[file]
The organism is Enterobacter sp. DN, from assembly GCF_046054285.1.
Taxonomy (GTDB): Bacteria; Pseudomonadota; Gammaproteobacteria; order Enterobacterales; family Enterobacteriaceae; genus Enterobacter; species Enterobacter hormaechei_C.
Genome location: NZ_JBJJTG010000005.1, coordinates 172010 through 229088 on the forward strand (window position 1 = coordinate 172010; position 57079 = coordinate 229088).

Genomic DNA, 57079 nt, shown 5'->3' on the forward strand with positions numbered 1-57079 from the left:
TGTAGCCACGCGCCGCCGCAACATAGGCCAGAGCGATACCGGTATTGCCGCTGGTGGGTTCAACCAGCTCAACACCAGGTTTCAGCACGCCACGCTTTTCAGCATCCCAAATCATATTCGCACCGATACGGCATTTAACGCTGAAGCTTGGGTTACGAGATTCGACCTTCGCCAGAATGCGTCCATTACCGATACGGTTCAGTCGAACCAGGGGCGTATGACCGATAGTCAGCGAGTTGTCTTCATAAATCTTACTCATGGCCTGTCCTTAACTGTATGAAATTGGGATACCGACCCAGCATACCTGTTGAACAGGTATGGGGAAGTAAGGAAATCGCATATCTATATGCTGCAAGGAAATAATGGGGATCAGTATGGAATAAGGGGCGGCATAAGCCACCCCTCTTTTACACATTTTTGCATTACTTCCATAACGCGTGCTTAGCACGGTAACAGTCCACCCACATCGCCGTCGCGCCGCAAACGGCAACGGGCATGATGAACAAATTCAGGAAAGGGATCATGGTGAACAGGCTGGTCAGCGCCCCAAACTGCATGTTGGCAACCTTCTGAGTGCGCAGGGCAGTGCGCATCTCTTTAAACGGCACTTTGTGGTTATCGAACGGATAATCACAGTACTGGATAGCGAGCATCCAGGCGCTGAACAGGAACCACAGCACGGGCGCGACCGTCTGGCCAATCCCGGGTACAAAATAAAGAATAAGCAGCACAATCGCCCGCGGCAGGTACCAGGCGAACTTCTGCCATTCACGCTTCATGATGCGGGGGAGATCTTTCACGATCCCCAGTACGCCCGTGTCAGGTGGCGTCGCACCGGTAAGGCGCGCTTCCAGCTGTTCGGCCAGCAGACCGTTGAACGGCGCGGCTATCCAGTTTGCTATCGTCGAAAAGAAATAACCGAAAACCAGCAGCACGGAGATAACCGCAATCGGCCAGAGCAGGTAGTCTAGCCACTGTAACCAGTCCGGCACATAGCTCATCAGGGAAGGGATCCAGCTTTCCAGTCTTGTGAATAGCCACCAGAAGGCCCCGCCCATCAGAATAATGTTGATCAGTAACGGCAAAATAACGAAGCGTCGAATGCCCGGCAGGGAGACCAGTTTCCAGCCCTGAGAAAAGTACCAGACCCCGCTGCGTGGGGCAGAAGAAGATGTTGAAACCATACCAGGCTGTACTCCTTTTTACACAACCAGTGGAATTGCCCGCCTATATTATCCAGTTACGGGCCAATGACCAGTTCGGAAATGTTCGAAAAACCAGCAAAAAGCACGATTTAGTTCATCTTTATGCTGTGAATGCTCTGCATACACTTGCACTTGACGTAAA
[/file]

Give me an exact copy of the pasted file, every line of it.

The organism is Enterobacter sp. DN, from assembly GCF_046054285.1.
Taxonomy (GTDB): Bacteria; Pseudomonadota; Gammaproteobacteria; order Enterobacterales; family Enterobacteriaceae; genus Enterobacter; species Enterobacter hormaechei_C.
Genome location: NZ_JBJJTG010000005.1, coordinates 172010 through 229088 on the forward strand (window position 1 = coordinate 172010; position 57079 = coordinate 229088).

Genomic DNA, 57079 nt, shown 5'->3' on the forward strand with positions numbered 1-57079 from the left:
TGTAGCCACGCGCCGCCGCAACATAGGCCAGAGCGATACCGGTATTGCCGCTGGTGGGTTCAACCAGCTCAACACCAGGTTTCAGCACGCCACGCTTTTCAGCATCCCAAATCATATTCGCACCGATACGGCATTTAACGCTGAAGCTTGGGTTACGAGATTCGACCTTCGCCAGAATGCGTCCATTACCGATACGGTTCAGTCGAACCAGGGGCGTATGACCGATAGTCAGCGAGTTGTCTTCATAAATCTTACTCATGGCCTGTCCTTAACTGTATGAAATTGGGATACCGACCCAGCATACCTGTTGAACAGGTATGGGGAAGTAAGGAAATCGCATATCTATATGCTGCAAGGAAATAATGGGGATCAGTATGGAATAAGGGGCGGCATAAGCCACCCCTCTTTTACACATTTTTGCATTACTTCCATAACGCGTGCTTAGCACGGTAACAGTCCACCCACATCGCCGTCGCGCCGCAAACGGCAACGGGCATGATGAACAAATTCAGGAAAGGGATCATGGTGAACAGGCTGGTCAGCGCCCCAAACTGCATGTTGGCAACCTTCTGAGTGCGCAGGGCAGTGCGCATCTCTTTAAACGGCACTTTGTGGTTATCGAACGGATAATCACAGTACTGGATAGCGAGCATCCAGGCGCTGAACAGGAACCACAGCACGGGCGCGACCGTCTGGCCAATCCCGGGTACAAAATAAAGAATAAGCAGCACAATCGCCCGCGGCAGGTACCAGGCGAACTTCTGCCATTCACGCTTCATGATGCGGGGGAGATCTTTCACGATCCCCAGTACGCCCGTGTCAGGTGGCGTCGCACCGGTAAGGCGCGCTTCCAGCTGTTCGGCCAGCAGACCGTTGAACGGCGCGGCTATCCAGTTTGCTATCGTCGAAAAGAAATAACCGAAAACCAGCAGCACGGAGATAACCGCAATCGGCCAGAGCAGGTAGTCTAGCCACTGTAACCAGTCCGGCACATAGCTCATCAGGGAAGGGATCCAGCTTTCCAGTCTTGTGAATAGCCACCAGAAGGCCCCGCCCATCAGAATAATGTTGATCAGTAACGGCAAAATAACGAAGCGTCGAATGCCCGGCAGGGAGACCAGTTTCCAGCCCTGAGAAAAGTACCAGACCCCGCTGCGTGGGGCAGAAGAAGATGTTGAAACCATACCAGGCTGTACTCCTTTTTACACAACCAGTGGAATTGCCCGCCTATATTATCCAGTTACGGGCCAATGACCAGTTCGGAAATGTTCGAAAAACCAGCAAAAAGCACGATTTAGTTCATCTTTATGCTGTGAATGCTCTGCATACACTTGCACTTGACGTAAA